A summary of all comments is available here. All attachments and additional information from the public comment period may be found in the resource library under I-205 Toll Project Reports and Resources.
Your comments and the technical analysis will help determine which toll alternatives to study in the next steps of the I-205 Toll Project environmental review process.
We have a congestion problem on I-205.
As the risks of COVID-19 are reduced, traffic congestion is returning. More cars driving in and through the Portland metro area makes our days more challenging and costs us time and money. Congestion is estimated to cost our region about $2 million per day as people spend their days stuck in traffic instead of doing the things they enjoy.
From 2015 through 2017, the number of congested hours each day increased by 13% on freeways in the Portland metro region, as demonstrated in the
2018 Traffic Performance Report. Moreover, it's expected to get worse. Metro's population forecasts estimate that by 2040 there will be a 35% increase in population and 1.8 million more vehicular trips per weekday traveling in or through the region. Before March 2020, about 100,000 vehicles traveled the section of I-205 between Stafford Road and OR 213 on a typical day, causing over 6.5 hours of daily traffic congestion. .
Tolls are one tool we are using to improve our transportation system. Tolls can help manage congestion and provide a more reliable trip by encouraging drivers to consider other travel options or times of travel. If a small percentage of highway users choose another mode of travel or time of travel, traffic congestion is reduced for those who can't modify their trip.
This project would toll all lanes of I-205 on or near the Abernethy Bridge to both raise revenue and help manage congestion. This section is the only two-lane segment on I-205. Revenue generated by these tolls could help pay for I-205 Improvements between Stafford Road and Oregon Route 213 including the Abernethy Bridge seismic upgrade.
Learn about I-205 Improvements: Stafford Road to OR 213.
2018 Feasibility Analysis concludes that tolls could be effective to manage congestion.
Oregon’s House Bill 2017, also known as Keep Oregon Moving, directed the Oregon Transportation Commission (OTC) to develop a proposal for tolling on I-5 and I-205 to reduce congestion as part of a suite of transportation investments throughout the state for roadway improvements, transit service enhancements and bicycle and pedestrian safety upgrades.
In 2018, the OTC and the Oregon Department of Transportation (ODOT) conducted the Portland Metro Area Value Pricing Feasibility Analysis to study how and where tolls could be applied. Substantial public input and a Policy Advisory Committee informed the final recommendations.
In December of 2018, the OTC submitted a proposal to the Federal Highway Administration outlining the findings of the feasibility analysis and seeking approval to continue the process of implementing tolls on I-5 and I-205. In January 2019, FHWA provided guidance to move into the next phase of evaluation and study on tolls.
Start and end points for tolls along this corridor will be defined as part of the next phase of analysis and project development. This will include:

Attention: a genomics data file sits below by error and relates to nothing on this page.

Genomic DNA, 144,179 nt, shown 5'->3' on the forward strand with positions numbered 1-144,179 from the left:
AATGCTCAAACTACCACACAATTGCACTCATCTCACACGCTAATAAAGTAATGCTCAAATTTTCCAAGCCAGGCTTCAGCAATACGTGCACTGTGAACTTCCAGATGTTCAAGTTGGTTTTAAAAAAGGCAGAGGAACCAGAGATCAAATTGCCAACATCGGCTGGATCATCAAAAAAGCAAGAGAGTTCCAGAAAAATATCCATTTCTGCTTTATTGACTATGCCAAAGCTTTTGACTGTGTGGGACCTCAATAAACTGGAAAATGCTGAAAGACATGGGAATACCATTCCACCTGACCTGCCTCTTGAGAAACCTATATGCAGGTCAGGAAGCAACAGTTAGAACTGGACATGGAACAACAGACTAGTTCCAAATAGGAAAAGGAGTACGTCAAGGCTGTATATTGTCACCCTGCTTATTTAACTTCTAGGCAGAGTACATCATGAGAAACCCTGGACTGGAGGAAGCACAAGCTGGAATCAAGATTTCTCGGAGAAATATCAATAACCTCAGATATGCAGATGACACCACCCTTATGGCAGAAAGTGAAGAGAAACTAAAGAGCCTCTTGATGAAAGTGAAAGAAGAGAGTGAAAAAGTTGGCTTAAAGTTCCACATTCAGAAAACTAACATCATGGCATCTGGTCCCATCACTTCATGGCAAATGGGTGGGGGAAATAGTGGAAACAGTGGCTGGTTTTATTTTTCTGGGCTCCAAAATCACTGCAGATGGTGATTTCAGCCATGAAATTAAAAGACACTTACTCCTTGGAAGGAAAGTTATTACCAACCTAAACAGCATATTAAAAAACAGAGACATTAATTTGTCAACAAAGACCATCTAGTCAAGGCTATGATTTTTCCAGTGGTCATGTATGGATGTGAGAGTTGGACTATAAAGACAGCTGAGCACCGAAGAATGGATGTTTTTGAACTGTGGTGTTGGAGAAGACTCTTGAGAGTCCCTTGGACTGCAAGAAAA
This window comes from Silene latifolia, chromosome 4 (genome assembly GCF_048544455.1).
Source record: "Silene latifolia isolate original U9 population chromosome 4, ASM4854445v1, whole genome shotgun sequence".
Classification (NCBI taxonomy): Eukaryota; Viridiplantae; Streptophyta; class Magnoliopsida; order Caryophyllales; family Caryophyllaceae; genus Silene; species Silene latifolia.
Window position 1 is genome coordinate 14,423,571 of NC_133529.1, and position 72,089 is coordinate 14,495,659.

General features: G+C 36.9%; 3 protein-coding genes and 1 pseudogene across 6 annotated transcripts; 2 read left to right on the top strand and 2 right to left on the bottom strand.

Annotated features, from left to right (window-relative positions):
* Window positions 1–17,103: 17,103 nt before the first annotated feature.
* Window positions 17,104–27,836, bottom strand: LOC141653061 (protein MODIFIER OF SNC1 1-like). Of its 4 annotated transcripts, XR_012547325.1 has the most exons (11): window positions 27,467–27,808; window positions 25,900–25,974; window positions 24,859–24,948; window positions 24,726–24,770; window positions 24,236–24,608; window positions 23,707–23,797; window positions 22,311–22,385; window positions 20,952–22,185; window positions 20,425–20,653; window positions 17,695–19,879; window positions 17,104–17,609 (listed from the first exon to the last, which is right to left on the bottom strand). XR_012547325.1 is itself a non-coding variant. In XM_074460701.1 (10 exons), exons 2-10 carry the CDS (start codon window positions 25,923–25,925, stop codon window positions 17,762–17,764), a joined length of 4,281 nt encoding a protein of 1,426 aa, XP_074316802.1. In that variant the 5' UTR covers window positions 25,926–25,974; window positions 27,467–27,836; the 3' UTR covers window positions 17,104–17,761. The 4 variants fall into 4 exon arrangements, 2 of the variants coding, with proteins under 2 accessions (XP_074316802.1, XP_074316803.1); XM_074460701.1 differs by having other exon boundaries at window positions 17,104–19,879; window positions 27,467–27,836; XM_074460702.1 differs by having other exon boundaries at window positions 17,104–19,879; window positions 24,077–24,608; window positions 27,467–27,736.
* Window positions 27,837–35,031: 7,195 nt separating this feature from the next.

- An evaluation of options and end points of the toll area
- An assessment of the potential for additional diversion onto the surrounding street system, especially onto neighborhood streets designed for low speed, low volume conditions
- An evaluation of existing transit during peak periods to accommodate any shift in travel modes
- An assessment of whether improved reliability on the freeways will make bus service on the freeways a viable option to improve the currently limited public transportation options between West Linn, Oregon City and the I-5 corridor
- Consideration of equity and mobility strategies to ensure people of all demographics receive travel benefits.
A public comment period ended in fall 2020. The project team has summarized all the comments in a report
and will identify which alternatives to study in depth in early 2021. In 2022, the Federal Highway Administration, in cooperation with ODOT, is expected to decide which alternative to implement based on the analysis conducted, exisiting policy and guidance, and community and stakeholder feedback.
ODOT continues to seek extensive public and stakeholder involvement to inform an equity framework, project development, and community mobility and equity priorities.
Multiple strategies are underway to ensure the Oregon Transportation Commission and ODOT staff hear from community members in the Portland metro area including Southwest Washington before decision-making on selected alternatives for both I-205 and I-5, equity and mobility strategies and, in the future, toll policies and rates.
Planned strategies include:
Equity and Mobility Advisory Committee
- Equitable and focused engagement with people who have been historically and are currently underrepresented and underserved or who have low incomes
- Broad public and community engagement with both in-person events and online tools
- Briefings to and collaboration with existing regional policy groups (e.g. Joint Policy Advisory Committee on Transportation, Region 1 Area Commission on Transportation)
- Technical work groups made up of regional staff to review methodologies and analytical results that incorporate stakeholder input
As the toll project moves forward, ODOT is offering live webinars and other digital opportunities to speak directly to the experts. Check the
project calendar or
sign up for project updates to find out about upcoming events. Recaps of all events will be posted online.
The process to implement a toll program requires substantial analysis, public input, construction, testing and driver education before the system can be operational.
Learn about the ongoing I-5 Toll Project.